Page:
Energy Tips to Reduce your Heating and Cooling Bills
We've had some cold weather lately and that means a sharp increase in your gas and/or electricity bill!
To combat this, make sure you are using proper thermostat settings. Gulf Power warns that turning your heater up and down uses more energy than leaving it at a constant temperature. If anything, increase or decrease the termperature only at night. They also recommend keeping the heat set at 68 degrees or below during winter and set at 78 degrees or above during summer.
Other items you can do to improve your energy efficiency in the winter months include:
- Open curtains on sunny days to allow sunlight and close the blinds and curtains once it's dark.
- Replace your air filter monthly! This is often overlooked in winter when units are not in use as much but should not be ignored.
- Make sure the switches on your ceiling fan are in the up position instead of the up position!
Realty Masters of FL
Please be aware there is some serious upcoming weather headed to our area this week. Review the information we have compiled below to prepare for the heavy rains / potential flooding coming our way.
Weather Information Article
FloridaDisaster - Florida Division of Emergency Management
Florida Disaster Website
08/06/16 - Florida Gulf Coast Residents and Visitors Urged To Prepare For Heavy Rain; Potential Flooding Florida Division of Emergency Management (FDEM) officials are urging residents, visitors and businesses from Tampa to Pensacola to prepare for heavy rainfall and potential flooding as the National Weather Service monitors a developing weather system along the Gulf Coast.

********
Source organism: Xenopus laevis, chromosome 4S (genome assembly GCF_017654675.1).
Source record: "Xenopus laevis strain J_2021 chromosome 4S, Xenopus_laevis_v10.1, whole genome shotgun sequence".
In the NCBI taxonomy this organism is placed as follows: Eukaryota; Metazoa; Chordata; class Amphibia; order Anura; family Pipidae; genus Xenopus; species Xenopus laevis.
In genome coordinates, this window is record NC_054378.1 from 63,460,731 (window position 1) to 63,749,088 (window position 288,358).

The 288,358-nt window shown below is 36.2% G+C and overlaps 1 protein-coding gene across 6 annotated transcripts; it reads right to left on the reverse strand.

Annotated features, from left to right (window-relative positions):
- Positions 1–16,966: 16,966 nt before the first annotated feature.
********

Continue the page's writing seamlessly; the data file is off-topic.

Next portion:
FDEM Director Bryan W. Koon said, "The National Weather Service expects this to be a slow moving heavy rain event which could last through Thursday. We’re urging everyone along the Gulf Coast to prepare for increased flooding potential as rainfall totals accumulate throughout the week."
Potential impacts include:
The National Weather Service forecasts a large swath of rain currently extending from the Big Bend to the Tampa area to remain through Sunday before shifting west, placing portions of the Big Bend and Panhandle under a risk for heavy rain Monday through Thursday of next week.
Locations from Tampa to Pensacola will have the potential for heavy rain and flooding.
The current National Weather Service forecast calls for 10-15 inches of rain in locations from Tampa to Pensacola through the next 5 days.
Isolated areas could receive rainfall amounts in excess of 18 inches over the next week.